Political debates about environmental regulation often center around the effect of policy on jobs. Opponents decry the “job-killing” Environmental Protection Agency (EPA) and proponents point to “green jobs” as a positive policy outcome. Beyond the political debates, Congress requires the EPA to evaluate “potential losses or shifts of employment” that regulations under the Clean Air Act may cause. Yet there is a sharp disconnect between the political importance of the jobs question and the limited research on the job effects of policy and general skepticism in the academic literature about the importance of those job effects for the costs and benefits of environmental regulation.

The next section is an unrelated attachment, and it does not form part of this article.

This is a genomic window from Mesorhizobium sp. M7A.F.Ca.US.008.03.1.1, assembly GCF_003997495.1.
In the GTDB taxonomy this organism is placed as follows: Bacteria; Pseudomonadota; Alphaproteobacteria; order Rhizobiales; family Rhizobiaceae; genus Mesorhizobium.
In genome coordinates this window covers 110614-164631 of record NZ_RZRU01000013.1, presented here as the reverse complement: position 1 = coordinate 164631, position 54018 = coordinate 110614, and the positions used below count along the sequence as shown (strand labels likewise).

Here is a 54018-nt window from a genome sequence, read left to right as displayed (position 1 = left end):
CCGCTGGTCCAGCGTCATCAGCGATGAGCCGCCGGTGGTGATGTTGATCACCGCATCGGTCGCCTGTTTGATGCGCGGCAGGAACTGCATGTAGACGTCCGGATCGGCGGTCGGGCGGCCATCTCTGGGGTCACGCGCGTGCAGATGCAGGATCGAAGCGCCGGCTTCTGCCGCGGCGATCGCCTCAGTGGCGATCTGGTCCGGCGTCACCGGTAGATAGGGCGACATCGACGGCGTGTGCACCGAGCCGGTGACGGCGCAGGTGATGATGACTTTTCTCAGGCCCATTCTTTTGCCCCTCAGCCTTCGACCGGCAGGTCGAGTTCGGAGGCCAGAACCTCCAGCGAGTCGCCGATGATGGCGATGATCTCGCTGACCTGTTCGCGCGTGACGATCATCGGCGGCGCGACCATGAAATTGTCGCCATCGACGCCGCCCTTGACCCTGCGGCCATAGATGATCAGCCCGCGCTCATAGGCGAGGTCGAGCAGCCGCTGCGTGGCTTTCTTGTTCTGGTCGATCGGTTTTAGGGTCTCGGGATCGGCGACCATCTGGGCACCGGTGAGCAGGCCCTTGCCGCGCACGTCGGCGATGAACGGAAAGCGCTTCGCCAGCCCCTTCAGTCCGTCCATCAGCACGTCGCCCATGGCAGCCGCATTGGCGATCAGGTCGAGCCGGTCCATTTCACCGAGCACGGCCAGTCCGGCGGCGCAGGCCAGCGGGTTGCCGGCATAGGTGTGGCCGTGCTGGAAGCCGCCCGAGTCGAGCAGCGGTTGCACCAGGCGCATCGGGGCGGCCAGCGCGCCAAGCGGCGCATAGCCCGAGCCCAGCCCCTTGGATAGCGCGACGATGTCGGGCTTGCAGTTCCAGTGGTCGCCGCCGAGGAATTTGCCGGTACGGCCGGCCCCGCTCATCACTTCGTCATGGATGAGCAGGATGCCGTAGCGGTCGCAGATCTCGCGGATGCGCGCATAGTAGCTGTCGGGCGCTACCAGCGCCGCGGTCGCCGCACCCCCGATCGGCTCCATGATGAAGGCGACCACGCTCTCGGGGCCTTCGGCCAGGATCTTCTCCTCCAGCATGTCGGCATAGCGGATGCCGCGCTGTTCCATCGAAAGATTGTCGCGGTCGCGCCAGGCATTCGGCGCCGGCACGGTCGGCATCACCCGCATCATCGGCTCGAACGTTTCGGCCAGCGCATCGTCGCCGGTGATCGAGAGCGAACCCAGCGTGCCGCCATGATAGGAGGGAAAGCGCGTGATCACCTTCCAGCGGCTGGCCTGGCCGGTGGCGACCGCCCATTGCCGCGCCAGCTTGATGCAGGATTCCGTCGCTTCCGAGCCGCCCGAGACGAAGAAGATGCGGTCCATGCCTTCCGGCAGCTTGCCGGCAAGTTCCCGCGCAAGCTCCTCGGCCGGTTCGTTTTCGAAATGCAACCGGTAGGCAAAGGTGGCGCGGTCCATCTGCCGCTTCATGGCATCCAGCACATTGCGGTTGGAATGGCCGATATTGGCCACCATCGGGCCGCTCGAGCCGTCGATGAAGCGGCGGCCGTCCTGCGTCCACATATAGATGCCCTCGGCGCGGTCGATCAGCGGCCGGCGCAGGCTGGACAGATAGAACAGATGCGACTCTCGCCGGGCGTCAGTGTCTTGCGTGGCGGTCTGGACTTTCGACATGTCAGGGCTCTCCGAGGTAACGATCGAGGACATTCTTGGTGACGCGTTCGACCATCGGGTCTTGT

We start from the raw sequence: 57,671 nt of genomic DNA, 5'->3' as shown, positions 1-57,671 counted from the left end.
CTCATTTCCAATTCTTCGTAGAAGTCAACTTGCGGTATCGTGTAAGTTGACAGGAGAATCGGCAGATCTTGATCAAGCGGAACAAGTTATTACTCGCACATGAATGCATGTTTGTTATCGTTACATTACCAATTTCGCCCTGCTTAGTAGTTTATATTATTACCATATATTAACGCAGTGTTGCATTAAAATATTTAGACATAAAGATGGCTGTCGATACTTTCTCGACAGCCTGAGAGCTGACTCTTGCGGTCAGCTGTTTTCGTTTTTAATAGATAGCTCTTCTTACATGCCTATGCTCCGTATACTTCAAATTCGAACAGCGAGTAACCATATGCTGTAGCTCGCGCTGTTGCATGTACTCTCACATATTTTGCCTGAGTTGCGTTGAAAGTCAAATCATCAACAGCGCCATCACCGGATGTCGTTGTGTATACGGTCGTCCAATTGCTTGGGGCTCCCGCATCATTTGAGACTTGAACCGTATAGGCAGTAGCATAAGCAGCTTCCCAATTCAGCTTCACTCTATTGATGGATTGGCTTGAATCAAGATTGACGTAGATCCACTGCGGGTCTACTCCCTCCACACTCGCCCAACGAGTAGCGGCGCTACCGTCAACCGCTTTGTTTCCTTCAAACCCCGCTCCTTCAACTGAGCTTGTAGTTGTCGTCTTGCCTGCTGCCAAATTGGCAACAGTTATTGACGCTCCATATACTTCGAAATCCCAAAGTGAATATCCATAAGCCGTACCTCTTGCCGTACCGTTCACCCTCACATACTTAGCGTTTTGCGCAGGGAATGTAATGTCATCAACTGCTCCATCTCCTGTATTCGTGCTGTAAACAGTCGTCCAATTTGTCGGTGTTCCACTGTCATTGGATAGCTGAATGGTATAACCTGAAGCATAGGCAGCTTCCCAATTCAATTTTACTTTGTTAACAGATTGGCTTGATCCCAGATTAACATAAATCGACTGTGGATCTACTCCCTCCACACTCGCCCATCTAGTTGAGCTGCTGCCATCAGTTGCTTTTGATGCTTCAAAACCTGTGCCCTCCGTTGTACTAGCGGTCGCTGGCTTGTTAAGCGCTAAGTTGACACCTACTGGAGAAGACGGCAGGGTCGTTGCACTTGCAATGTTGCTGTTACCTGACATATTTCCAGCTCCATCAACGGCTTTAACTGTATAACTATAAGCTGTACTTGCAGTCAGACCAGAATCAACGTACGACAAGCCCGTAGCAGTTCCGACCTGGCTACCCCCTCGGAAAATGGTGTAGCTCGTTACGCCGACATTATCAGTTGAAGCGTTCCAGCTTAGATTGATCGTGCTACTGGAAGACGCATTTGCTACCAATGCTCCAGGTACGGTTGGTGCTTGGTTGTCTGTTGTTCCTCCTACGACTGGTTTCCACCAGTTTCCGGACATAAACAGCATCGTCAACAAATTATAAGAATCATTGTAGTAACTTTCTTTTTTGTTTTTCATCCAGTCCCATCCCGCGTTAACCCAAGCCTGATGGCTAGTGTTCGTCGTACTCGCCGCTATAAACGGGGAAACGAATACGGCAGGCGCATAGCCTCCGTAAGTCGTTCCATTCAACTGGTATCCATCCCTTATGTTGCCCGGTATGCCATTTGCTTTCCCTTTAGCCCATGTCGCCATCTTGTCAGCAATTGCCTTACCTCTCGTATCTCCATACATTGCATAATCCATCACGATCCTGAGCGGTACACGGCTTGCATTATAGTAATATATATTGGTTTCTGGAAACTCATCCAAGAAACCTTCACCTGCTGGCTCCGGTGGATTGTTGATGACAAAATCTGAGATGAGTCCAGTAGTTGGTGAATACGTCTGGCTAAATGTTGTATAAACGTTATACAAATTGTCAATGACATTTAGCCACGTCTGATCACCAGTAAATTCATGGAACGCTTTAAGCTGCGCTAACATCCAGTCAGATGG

In this paper, we discuss how the existing research on jobs and environmental regulations often falls short in evaluating these questions and consider recent new work that has attempted to address these problems. We provide an intuitive discussion of key questions for how job effects should enter into economic analysis of regulations. And, using an economic model that incorporates labor market frictions, we evaluate a range of environmental regulations in both the short and long run to develop a set of key stylized facts related to jobs and environmental regulations and to identify the key questions that current models cannot yet answer well.